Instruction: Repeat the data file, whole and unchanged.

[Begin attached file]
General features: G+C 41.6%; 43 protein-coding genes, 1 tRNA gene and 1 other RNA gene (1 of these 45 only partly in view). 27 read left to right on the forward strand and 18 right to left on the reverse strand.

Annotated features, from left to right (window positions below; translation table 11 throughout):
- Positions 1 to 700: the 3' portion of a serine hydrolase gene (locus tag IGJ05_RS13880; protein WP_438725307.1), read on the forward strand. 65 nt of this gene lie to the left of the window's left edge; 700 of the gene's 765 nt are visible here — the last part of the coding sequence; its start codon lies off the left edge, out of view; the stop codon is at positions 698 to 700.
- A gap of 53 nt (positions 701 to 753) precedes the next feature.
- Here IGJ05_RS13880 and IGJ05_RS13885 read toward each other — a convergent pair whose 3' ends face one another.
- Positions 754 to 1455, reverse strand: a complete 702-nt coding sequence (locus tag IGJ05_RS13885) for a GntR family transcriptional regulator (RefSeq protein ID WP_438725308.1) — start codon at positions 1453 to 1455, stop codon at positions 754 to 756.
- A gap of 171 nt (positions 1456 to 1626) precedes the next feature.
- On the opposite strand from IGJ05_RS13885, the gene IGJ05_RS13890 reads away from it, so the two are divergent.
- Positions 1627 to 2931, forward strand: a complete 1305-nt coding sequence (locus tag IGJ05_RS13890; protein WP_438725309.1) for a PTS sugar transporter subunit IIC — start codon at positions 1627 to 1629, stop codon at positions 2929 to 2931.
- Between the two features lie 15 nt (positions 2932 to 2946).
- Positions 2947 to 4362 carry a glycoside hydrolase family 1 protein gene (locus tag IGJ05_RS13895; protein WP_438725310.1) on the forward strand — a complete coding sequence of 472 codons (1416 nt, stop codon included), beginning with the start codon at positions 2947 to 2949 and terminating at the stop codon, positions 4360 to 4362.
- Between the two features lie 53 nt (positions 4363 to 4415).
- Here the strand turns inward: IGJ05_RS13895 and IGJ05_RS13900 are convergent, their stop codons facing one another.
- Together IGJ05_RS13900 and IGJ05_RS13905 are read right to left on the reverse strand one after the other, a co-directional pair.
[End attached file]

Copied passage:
General features: G+C 41.6%; 43 protein-coding genes, 1 tRNA gene and 1 other RNA gene (1 of these 45 only partly in view). 27 read left to right on the forward strand and 18 right to left on the reverse strand.

Annotated features, from left to right (window positions below; translation table 11 throughout):
- Positions 1 to 700: the 3' portion of a serine hydrolase gene (locus tag IGJ05_RS13880; protein WP_438725307.1), read on the forward strand. 65 nt of this gene lie to the left of the window's left edge; 700 of the gene's 765 nt are visible here — the last part of the coding sequence; its start codon lies off the left edge, out of view; the stop codon is at positions 698 to 700.
- A gap of 53 nt (positions 701 to 753) precedes the next feature.
- Here IGJ05_RS13880 and IGJ05_RS13885 read toward each other — a convergent pair whose 3' ends face one another.
- Positions 754 to 1455, reverse strand: a complete 702-nt coding sequence (locus tag IGJ05_RS13885) for a GntR family transcriptional regulator (RefSeq protein ID WP_438725308.1) — start codon at positions 1453 to 1455, stop codon at positions 754 to 756.
- A gap of 171 nt (positions 1456 to 1626) precedes the next feature.
- On the opposite strand from IGJ05_RS13885, the gene IGJ05_RS13890 reads away from it, so the two are divergent.
- Positions 1627 to 2931, forward strand: a complete 1305-nt coding sequence (locus tag IGJ05_RS13890; protein WP_438725309.1) for a PTS sugar transporter subunit IIC — start codon at positions 1627 to 1629, stop codon at positions 2929 to 2931.
- Between the two features lie 15 nt (positions 2932 to 2946).
- Positions 2947 to 4362 carry a glycoside hydrolase family 1 protein gene (locus tag IGJ05_RS13895; protein WP_438725310.1) on the forward strand — a complete coding sequence of 472 codons (1416 nt, stop codon included), beginning with the start codon at positions 2947 to 2949 and terminating at the stop codon, positions 4360 to 4362.
- Between the two features lie 53 nt (positions 4363 to 4415).
- Here the strand turns inward: IGJ05_RS13895 and IGJ05_RS13900 are convergent, their stop codons facing one another.
- Together IGJ05_RS13900 and IGJ05_RS13905 are read right to left on the reverse strand one after the other, a co-directional pair.